June 19, 2008 at 1:13 PMMy current novel-in-progress (lovingly and somewhat baudily referred to as my NIP) is set in the world of contemporary ballet, as opposed to novel #2, which was set in the classical music world and is indeed what brought me to violinist.com in the first place. It is a different experience writing about ballet dancers instead of violinists. For starters, I have twenty years' experience in being a ballet dancer, compared to three years with the violin, which, at the time of commencing novel #2, was hovering around zero experience. Why I should have chosen to write about something I had no knowledge of is one of life's great mysteries. When the muse calls, though, you don't question, you just scramble to catch what she dispenses.
But now, this. The ballet world. I'm back inside it, in a very different way, from those days when I performed, over twenty (gulp!) years ago.
Ah, the memories. They are returning.
Photography by Mike Manley for the Kaw Valley Dance Theatre. Lawrence, Kansas 1983, 1984
The Turning Point was a great movie. It actually encompasses a lot of the same themes my novel employs. Or let's ask Anne - she's read my first draft. Anne, did it remind you of The Turning Point at all?
I have a tremendous respect for ballet dancers. It is the toughest field in the Arts.
Like Holzman, I liked "The Turning Point" a lot, but my favorite movie is "The Red Shoes"!
(Insert smiley face here).
And as for the Anne with an 'e', I'll have you know I was so taken with the implied elegance of that spelling that I changed my middle name from Ann to Anne as a kid, and legally as an adult, when I got married and changed spelling of first, middle and last names. Well, the last name, from Mertes to Rose was obvious, but I got a three-for-one deal out of the work. And now Terez sounds like a Hungarian name instead of Therese which people used to assume, somehow, should be pronounced Teresa. Sigh.
So much nicer now. Especially with my elegant middle name. : ) And a Hungarian name.
Oh, you're good, Tom! You somehow knew I couldn't fully let go of my violin characters. In fact, the same violinist from novel #2 is in this one, only now she's mellow and happy. Yes, we'll make sure Anne gets to play her.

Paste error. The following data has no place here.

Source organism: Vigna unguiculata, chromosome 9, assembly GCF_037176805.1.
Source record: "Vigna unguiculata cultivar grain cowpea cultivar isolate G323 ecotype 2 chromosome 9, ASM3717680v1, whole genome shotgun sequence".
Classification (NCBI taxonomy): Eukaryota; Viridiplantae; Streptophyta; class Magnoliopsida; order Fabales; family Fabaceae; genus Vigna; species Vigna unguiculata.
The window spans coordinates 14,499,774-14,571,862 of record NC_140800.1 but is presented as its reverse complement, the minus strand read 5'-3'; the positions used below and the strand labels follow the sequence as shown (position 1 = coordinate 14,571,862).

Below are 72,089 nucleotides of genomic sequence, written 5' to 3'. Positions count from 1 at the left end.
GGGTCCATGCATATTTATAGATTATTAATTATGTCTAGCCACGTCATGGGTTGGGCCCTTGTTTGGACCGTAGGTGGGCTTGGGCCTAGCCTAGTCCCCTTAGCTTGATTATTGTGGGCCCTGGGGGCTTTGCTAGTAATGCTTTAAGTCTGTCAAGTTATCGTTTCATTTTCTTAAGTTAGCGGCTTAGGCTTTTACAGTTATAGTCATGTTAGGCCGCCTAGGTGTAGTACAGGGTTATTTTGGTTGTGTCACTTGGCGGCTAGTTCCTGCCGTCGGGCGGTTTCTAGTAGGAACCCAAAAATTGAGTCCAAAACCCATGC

I hope you enjoy "The Red Shoes". The end makes me cry every time...
I was taking a great local class for about five years, in a gym of all places, but the teacher was good, a former professional, and all of us (most of whom were little more than advanced beginners, actually) just had great fun. The teacher had to give it up, about three years ago, and I've never found a class to take its place - sob! If I really, really needed to, I could spend the $$ and the time and find something a 45 minute drive away, but really, you reach a point where you ask yourself what makes sense (particularly for a 45 year old body). So I do lots of yoga, an aerobics class, work out with weights and hike, and make do with that. But, really, losing that ballet class was another big reason to start up with the violin and keep up with it. It's my chosen art form now. (Writing doesn't count - it's what I "do.")
Some day down the road I hope to find one of those "perfect fit" dance classes again...
I always liked seeing the occasional athlete come into a ballet class, and the way they looked so much more respectful at the end of it. The balance aspect of it really helps everyone. It's why I encourage pretty much any adult to try out yoga - great balance work, exercising different muscles, and less challenging then a ballet class. Oh, and the men don't have to wear tights. : )
This entry has been archived and is no longer accepting comments.
Violinist.com is made possible by...